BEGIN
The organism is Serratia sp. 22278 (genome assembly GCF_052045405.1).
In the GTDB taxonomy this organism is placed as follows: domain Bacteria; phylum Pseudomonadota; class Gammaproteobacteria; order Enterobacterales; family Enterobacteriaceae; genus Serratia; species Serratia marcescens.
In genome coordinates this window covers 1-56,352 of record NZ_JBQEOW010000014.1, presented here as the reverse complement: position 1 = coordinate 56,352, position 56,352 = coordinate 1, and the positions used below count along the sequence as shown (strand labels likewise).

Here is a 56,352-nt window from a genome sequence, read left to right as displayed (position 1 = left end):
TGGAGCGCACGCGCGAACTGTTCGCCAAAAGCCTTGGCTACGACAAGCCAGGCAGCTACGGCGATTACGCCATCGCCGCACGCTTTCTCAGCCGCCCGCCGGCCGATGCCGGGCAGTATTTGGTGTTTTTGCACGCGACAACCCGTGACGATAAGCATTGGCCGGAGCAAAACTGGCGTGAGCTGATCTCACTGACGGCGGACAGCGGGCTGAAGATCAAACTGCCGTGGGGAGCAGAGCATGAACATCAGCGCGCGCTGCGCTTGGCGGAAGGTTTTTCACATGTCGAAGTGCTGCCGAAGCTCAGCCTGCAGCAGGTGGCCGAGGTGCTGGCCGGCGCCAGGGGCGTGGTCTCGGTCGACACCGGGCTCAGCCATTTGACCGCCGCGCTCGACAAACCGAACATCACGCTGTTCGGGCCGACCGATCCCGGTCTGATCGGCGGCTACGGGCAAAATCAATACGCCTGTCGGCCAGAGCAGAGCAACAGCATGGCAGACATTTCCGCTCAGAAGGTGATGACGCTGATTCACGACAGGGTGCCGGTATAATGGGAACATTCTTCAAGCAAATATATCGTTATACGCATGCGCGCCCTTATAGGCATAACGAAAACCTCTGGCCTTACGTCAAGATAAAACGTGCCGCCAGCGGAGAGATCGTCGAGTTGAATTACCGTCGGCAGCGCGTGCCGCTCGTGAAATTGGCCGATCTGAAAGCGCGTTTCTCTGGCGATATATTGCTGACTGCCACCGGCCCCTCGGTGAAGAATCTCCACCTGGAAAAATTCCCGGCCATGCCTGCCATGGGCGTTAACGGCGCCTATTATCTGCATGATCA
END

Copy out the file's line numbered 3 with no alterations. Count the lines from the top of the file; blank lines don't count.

In genome coordinates this window covers 1-56,352 of record NZ_JBQEOW010000014.1, presented here as the reverse complement: position 1 = coordinate 56,352, position 56,352 = coordinate 1, and the positions used below count along the sequence as shown (strand labels likewise).